ABC’s “Scandal,” Comedy Central’s “Key & Peele” and Dr. Henry Louis Gates’ PBS series “The African Americans: Many Rivers to Cross” are among a record 46 programs to receive a Peabody Award this year.
The annual honor, named for businessman and philanthropist George Peabody, recognizes distinguished and meritorious public service by radio and television stations, networks, producing organizations, and individuals.
Peabodys also went to PBS specials “180 Days: A Year Inside An American High School,” a yearlong look at the challenges facing an inner city high school in DC; “The Central Park Five,” reexamining the historic 1990 case of black and Latino teenagers wrongly imprisoned for rape, and the racial climate surrounding their trial; and “The Race Card Project,” NPR’s Morning Edition’s look at the term’s political, pejorative meaning.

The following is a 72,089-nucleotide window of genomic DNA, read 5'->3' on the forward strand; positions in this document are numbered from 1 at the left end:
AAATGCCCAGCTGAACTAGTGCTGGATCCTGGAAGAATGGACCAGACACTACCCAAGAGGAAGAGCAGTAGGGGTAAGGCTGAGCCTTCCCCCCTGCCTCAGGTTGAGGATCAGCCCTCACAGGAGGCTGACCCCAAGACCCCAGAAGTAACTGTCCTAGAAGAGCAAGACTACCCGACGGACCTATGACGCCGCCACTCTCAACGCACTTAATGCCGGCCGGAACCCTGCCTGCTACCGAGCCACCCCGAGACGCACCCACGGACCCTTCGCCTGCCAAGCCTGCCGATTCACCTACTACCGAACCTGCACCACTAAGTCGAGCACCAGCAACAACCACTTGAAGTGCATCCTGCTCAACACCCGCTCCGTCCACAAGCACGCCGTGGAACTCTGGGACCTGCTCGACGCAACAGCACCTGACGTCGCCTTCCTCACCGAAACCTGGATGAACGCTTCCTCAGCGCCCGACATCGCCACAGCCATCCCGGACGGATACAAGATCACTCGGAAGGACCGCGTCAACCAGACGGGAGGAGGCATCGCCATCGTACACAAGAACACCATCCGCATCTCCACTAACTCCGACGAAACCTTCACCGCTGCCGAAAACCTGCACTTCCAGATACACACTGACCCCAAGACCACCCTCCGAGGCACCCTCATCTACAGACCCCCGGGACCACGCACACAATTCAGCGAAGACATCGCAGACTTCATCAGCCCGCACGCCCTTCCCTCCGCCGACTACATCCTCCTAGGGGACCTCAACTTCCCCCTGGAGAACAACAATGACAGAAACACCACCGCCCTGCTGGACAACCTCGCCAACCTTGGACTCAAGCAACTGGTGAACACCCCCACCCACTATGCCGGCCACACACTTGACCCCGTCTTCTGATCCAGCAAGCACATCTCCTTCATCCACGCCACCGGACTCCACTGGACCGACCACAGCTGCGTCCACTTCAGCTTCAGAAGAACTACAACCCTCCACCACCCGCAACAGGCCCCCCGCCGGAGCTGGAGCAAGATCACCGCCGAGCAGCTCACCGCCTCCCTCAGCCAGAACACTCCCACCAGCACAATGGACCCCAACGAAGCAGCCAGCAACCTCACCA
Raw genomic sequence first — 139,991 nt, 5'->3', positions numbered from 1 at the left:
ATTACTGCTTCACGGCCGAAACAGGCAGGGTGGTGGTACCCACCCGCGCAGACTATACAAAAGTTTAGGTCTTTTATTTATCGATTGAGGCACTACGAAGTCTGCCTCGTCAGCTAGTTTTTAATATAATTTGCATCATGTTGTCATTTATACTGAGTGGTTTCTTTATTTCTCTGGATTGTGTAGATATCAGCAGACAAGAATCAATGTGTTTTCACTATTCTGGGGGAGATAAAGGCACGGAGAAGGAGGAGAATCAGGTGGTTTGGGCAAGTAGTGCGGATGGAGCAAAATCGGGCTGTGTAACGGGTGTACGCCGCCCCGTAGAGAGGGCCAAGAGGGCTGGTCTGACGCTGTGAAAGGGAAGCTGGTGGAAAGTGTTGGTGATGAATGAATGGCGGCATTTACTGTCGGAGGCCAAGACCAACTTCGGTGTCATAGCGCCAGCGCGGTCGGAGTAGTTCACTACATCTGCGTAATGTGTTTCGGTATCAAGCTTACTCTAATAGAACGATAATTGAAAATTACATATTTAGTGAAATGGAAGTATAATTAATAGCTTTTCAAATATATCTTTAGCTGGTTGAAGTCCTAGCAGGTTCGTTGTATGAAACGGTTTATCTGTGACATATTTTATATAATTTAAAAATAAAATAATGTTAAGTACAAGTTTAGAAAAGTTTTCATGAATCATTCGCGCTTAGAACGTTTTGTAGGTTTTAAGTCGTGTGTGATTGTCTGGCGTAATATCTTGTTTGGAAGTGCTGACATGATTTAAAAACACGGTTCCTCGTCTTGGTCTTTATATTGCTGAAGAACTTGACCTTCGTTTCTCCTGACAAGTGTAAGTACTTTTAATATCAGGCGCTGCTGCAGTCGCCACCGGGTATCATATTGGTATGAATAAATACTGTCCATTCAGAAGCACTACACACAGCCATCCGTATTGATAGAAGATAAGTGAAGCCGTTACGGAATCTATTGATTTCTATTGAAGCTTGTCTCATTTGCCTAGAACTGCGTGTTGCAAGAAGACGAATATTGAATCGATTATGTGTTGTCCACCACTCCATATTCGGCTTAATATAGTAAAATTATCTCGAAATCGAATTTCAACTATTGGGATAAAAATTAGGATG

The Netflix originals “House Of Cards” and “Orange is the New Black,” and the BBC America dramas “Orphan Black” and “Broadchurch” were also recognized, as were FX’s “The Bridge,” AMC’s “Breaking Bad” (awarded a second Peabody for its final season) and CNN’s travel docu-series “Anthony Bourdain: Parts Unknown.”
Additionally, former NBC News anchor Tom Brokaw, who recently announced that he is battling cancer, will receive an individual Peabody Award.
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